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After a long, hot day of reporting and travel, a pair of veteran journalists, both devout foodies, were happy to sit down to dinner. The location was a boutique hotel in Agadez, Niger, on the edge of the Sahara Desert. On the menu that night was the chef’s specialty: camel stew. Just the idea might be off-putting for some, considering the camel’s status as a domesticated if famously ill-tempered pack animal. But the stew is, for lack of a better word, delicious. Auberge d’Azel chef Abdoulaye Mahamane acknowledges that his nomadic Tuareg tribe has depended upon the long-legged, loping beasts to sustain life in the harsh desert environment. “It’s an important animal for us; we have a special relationship,” he says. But that hasn’t stopped him from dishing up his signature dish. The stew has an earthy flavor, enhanced by ground peanuts and shriveled spinach greens and cooked to tender perfection with cumin, ginger, and saffron. Mr. Mahamane says there is one group of guests who can’t get enough of his stew. “It’s mostly Americans who always eat the camel,” he says.
Discerning taste buds in the West may be unfamiliar with camel meat. Perhaps what gives pause is the thought of converting ornery camels – the working end of long, grimy caravans that have crossed deserts for centuries – into delicacies of the table.
But that hasn’t stopped chef Abdoulaye Mahamane from dishing up his signature camel dish with peanut and spinach sauce. And from the kitchen of the boutique Auberge d’Azel hotel – a tiny, last bastion of civilization in Agadez, Niger, on the southern frontier of the sweltering Sahara Desert – he says there is one group of guests who can’t get enough.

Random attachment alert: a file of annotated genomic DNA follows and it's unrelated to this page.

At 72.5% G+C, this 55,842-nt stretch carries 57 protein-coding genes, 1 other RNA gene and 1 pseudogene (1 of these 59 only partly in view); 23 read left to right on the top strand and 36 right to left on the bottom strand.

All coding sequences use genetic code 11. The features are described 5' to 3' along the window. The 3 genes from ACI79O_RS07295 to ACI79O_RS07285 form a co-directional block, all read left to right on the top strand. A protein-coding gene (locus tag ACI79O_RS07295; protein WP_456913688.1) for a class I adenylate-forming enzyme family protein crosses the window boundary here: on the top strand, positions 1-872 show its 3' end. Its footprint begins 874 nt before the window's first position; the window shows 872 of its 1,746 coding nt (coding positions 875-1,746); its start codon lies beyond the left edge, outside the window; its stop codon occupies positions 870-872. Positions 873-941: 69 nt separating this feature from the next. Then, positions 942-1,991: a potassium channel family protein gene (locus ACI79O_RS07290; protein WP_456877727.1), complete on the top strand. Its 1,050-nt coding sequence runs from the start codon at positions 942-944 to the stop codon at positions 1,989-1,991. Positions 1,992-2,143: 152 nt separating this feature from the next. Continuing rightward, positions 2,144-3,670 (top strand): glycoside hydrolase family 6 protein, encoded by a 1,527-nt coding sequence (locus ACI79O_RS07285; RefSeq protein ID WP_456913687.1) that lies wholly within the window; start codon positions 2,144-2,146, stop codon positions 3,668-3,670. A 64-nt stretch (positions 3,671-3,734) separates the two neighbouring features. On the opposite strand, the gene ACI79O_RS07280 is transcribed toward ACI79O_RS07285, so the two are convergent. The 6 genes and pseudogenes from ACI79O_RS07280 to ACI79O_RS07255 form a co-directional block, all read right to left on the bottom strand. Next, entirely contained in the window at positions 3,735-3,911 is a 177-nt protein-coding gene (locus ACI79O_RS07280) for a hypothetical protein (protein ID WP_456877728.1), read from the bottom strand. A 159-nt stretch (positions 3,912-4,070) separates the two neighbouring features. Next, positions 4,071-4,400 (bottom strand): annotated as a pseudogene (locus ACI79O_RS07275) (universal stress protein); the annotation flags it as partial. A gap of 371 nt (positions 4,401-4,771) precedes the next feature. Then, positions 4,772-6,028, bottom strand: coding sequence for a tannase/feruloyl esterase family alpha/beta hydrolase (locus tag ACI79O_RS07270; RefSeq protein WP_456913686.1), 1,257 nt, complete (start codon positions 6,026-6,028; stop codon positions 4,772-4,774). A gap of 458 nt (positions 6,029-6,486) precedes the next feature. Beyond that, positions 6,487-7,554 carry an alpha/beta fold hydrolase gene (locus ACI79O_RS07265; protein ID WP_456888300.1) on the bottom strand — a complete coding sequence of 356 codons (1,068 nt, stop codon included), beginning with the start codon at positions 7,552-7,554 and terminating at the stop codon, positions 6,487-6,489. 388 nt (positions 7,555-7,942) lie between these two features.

“It’s mostly Americans who always eat the camel,” says Mr. Mahamane, the head of the kitchen, whose clients range from a University of Chicago crew of dinosaur hunters – in Agadez en route to launching a two-month desert expedition – to European Union military advisers, who passed through recently.
In recent days guests also included a pair of foreign journalists on the trail of a world-wide human migration story, both devout foodies and one of them an American, who of course ordered the camel. Twice.
Mahamane’s camel stew has an earthy flavor, enhanced by ground peanuts and shriveled spinach greens, and cooked to tender perfection with cumin, ginger, and saffron. It’s served on a bed of couscous.
The result is, for lack of a better word, delicious – creating a pronounced cognitive dissonance with the conjured images of this famously bad-tempered curmudgeon of a pack animal, its meat turned leathern by years of constantly battling its owner-friend – and surviving in the harshest of environments.
“The Americans all want it,” says Mahamane, shaking his head in surprise. “I don’t know why.”
Even in these parts, where the temperature routinely tops a stultifying 105 degrees Fahrenheit, eating camel can be a controversial practice – akin to the reservations some in the West have about eating meat from domesticated animals they once formed bonds with when living, such as dogs, cats, and horses.